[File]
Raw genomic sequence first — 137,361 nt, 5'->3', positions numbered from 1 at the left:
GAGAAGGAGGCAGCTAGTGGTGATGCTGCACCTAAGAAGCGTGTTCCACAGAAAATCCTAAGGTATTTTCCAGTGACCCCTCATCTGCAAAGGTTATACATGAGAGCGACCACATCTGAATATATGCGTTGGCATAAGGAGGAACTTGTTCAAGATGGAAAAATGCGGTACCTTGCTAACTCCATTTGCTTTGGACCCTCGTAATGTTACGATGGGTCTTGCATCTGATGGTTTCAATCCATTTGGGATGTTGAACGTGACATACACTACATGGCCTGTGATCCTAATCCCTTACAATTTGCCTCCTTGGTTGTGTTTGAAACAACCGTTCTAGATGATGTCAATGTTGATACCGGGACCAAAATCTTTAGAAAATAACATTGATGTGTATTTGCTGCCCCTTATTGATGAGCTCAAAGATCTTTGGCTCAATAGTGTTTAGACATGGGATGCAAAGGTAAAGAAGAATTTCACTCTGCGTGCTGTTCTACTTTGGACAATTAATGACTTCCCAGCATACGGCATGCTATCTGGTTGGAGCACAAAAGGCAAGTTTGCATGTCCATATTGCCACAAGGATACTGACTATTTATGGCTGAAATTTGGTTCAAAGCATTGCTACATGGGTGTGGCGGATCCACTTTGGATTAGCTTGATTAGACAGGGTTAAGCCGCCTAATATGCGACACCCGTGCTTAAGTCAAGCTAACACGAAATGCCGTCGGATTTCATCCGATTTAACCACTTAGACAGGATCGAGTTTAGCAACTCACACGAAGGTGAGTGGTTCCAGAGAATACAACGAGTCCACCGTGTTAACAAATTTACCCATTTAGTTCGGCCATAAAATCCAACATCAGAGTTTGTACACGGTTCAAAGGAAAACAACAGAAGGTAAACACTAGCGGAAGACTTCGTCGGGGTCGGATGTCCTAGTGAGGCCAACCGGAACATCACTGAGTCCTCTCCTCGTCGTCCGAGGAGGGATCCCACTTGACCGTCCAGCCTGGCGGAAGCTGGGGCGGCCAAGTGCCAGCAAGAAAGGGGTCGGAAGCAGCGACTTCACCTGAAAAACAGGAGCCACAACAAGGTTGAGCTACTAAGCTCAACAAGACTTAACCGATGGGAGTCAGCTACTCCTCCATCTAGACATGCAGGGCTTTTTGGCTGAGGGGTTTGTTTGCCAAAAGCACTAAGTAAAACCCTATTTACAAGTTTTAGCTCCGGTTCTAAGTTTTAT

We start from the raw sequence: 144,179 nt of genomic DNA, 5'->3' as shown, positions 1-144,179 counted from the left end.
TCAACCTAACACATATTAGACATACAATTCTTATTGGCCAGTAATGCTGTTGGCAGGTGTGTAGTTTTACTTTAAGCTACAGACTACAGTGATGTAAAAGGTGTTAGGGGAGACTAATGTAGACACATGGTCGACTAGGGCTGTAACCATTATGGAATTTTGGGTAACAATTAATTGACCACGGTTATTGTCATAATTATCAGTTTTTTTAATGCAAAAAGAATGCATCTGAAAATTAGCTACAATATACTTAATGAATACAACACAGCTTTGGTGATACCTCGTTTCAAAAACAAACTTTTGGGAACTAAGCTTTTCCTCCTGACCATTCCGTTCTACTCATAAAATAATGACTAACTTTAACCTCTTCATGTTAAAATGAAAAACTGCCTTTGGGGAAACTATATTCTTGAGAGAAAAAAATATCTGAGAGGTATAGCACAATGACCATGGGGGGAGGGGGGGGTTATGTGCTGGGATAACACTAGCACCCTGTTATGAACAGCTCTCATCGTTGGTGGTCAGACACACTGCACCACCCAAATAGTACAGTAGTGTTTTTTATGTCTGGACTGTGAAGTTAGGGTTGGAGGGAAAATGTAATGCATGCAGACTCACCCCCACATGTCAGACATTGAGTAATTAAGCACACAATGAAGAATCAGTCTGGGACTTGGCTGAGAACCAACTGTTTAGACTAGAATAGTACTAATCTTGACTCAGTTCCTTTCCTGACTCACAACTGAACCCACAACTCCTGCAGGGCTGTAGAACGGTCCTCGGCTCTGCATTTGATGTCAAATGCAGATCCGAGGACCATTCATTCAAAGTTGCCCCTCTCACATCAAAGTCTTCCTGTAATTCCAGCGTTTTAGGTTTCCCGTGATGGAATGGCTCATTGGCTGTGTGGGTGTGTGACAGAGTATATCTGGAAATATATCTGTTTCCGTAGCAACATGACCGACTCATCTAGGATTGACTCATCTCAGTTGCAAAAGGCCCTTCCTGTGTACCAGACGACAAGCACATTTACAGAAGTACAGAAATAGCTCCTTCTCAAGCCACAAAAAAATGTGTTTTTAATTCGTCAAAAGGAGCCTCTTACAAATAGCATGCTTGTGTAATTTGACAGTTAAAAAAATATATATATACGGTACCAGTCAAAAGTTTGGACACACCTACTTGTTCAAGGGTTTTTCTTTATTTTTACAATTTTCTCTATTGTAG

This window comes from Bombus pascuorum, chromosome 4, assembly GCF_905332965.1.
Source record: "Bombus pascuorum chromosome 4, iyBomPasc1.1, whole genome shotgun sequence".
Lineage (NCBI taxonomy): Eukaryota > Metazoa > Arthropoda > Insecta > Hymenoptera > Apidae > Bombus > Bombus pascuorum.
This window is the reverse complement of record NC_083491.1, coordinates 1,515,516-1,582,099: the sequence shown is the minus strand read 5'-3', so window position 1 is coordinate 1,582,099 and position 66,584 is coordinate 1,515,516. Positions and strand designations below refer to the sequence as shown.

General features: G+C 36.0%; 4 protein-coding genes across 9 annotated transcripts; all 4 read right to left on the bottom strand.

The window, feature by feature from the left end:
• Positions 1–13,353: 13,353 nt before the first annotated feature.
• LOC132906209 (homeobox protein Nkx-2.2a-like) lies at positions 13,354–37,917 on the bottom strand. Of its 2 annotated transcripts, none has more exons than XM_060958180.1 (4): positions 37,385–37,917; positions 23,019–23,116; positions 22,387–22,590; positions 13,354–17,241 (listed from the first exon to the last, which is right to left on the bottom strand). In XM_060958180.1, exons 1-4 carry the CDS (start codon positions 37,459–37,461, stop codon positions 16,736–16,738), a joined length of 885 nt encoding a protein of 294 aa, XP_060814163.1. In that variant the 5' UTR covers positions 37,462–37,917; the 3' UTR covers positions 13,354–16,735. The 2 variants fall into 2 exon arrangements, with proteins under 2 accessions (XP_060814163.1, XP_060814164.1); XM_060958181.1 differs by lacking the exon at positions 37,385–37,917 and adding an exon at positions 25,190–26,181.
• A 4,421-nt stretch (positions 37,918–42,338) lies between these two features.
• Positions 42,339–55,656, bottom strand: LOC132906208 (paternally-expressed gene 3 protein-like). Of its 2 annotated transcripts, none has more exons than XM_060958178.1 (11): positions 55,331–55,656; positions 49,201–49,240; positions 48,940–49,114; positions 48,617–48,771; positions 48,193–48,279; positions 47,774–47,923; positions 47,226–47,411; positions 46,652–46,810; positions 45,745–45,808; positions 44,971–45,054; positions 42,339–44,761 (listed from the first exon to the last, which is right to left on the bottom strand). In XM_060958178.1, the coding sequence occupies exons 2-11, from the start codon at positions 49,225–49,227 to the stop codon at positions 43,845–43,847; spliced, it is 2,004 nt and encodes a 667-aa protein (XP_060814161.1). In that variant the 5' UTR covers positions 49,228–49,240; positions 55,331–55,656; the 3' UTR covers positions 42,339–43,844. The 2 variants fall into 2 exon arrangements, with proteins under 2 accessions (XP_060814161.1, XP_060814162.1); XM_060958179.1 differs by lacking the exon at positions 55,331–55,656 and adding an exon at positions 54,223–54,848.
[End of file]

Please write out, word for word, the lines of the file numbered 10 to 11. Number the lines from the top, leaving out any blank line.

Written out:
The window, feature by feature from the left end:
• Positions 1–13,353: 13,353 nt before the first annotated feature.